You still get to have a rooted device, you still get to install mods, such as Viper4Android and you can still turn 3rd party apps into system apps with a Magisk mod. All of that, while having a working Android Pay app, alongside Snapchat, NetFlix and others if you use them.

As mentioned, we’ve covered Magisk quite a bit so we already have a detailed guide on how to install it as well as how to use it. We’ll just list the links below so you can go check them out and hopefully get what you need.

Make Android Pay work on rooted Android devicesOnce you have rooted your device with Magisk, you might also want to enable the options in Magisk settings as shown in the screenshot above. In case Android Pay doesn’t still work, use ADB and issue the commands as mentioned in the first method.

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  1. I fail to see how your comment is related to the article. The article talks about ANDROID PAY which has nothing to with piracy or pirated apps. While what you said in your comment is absolutely true, I don’t see how that is related to the article in ANY way! One little question: Did you even read the article in first place?

  2. Hi Acapella Covers, we are not promoting any pirated apps here, which by the way can also be installed on any Android regardless of the root status of the device. Furthermore, Google isn’t cracking down on rooting. If they wanted to, they could remove things like fastboot, OEM unlock, etc. and make Android locked down like iOS. All Google is doing is providing confidence to its enterprise customers, such as banks, and NetFlix like companies that sell DRM content.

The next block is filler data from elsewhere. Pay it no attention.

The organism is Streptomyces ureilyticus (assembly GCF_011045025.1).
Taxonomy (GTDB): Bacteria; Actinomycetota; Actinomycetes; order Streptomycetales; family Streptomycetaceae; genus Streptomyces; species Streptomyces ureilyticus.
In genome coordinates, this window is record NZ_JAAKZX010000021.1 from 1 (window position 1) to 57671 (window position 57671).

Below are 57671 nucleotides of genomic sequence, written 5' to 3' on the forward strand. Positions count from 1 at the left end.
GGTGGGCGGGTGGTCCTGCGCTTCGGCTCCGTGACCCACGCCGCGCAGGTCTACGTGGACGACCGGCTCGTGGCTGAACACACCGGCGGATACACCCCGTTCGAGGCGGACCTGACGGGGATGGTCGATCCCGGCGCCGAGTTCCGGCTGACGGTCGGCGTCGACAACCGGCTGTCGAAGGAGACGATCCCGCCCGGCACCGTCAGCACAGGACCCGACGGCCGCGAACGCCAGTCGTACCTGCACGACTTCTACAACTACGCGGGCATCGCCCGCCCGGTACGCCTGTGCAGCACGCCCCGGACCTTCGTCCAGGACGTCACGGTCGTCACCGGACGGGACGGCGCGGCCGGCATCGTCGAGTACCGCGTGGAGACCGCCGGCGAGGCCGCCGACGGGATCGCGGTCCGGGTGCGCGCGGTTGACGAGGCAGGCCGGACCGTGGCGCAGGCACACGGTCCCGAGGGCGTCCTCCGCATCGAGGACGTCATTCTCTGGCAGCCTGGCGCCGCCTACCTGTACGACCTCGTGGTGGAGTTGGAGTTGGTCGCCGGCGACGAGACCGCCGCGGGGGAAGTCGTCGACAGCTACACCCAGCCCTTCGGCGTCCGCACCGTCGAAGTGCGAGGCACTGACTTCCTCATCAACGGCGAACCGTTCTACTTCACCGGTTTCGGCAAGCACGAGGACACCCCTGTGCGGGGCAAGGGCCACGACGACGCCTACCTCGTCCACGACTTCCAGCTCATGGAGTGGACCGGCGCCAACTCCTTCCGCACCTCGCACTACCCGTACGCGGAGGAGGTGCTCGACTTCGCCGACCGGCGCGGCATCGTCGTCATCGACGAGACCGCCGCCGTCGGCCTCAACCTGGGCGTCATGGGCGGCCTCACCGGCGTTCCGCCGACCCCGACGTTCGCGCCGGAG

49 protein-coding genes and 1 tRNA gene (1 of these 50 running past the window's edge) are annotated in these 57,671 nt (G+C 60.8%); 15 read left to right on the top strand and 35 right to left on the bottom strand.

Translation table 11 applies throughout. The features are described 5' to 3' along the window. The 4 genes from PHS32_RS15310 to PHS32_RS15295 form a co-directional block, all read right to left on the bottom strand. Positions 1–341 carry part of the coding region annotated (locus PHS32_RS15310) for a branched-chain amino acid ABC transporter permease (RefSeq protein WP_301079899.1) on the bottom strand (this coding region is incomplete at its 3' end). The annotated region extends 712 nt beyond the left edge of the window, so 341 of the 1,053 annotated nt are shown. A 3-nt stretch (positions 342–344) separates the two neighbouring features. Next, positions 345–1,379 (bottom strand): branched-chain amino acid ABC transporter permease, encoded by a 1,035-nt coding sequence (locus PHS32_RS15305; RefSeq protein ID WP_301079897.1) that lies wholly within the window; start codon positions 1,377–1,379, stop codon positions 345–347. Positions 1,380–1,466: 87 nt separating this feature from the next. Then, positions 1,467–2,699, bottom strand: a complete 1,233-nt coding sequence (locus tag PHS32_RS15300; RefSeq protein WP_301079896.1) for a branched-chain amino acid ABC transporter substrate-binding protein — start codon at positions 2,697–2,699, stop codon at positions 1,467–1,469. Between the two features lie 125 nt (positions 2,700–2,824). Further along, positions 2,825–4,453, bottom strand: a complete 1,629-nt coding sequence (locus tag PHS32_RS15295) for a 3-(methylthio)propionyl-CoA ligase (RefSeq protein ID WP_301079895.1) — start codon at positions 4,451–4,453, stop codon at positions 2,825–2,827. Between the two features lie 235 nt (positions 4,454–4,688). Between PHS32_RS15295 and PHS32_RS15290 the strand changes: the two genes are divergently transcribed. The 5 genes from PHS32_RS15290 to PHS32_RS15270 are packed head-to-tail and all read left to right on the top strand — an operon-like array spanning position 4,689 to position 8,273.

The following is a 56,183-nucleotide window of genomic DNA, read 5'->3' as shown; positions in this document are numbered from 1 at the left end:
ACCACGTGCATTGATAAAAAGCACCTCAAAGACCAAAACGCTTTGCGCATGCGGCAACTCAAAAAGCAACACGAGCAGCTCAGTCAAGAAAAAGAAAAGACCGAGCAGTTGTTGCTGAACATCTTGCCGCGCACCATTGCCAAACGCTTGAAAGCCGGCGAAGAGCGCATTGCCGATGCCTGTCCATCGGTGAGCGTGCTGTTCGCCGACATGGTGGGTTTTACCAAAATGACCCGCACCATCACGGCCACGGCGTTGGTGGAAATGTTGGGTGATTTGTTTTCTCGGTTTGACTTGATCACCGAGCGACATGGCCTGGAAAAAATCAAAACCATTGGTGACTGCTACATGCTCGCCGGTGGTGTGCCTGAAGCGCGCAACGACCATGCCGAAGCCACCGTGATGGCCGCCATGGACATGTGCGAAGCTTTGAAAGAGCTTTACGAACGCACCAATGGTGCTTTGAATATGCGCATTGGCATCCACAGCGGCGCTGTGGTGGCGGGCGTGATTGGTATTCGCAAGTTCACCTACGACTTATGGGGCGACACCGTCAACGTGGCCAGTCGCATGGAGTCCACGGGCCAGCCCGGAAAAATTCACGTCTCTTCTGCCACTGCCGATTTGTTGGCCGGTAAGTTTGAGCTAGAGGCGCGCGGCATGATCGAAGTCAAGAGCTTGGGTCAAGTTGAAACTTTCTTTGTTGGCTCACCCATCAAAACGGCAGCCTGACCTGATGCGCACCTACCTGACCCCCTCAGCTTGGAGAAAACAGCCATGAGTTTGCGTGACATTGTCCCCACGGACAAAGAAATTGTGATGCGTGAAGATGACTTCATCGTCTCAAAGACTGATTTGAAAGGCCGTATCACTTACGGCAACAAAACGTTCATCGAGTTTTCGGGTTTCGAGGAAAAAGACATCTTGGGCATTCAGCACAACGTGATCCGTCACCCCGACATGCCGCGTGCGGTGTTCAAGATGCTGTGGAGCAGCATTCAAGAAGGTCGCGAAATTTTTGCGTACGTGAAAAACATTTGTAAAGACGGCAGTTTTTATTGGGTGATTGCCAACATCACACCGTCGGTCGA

3. I think you giving people ways to make Andriod more vulnerable to possible security treats through rooted devices is disgusting. These are the types of things I dislike about rooters of Andriod. Glad to know Google is cracking down on rooting for the betterment and security of the OS in Andriod O and beyond.

    For the openness of Andriod users should be able to root, but I think there should also be limits to what you can achieve with it. Getting apps for free that developers work hard to make is terrible and that’s why Andriod on a whole isn’t very appealing to developers and thus less attention to Andriod for great apps.

    I think the only thing rooting should allow is for people to be able to customize their phone and update to lastest version of Andriod and the use of ROMs.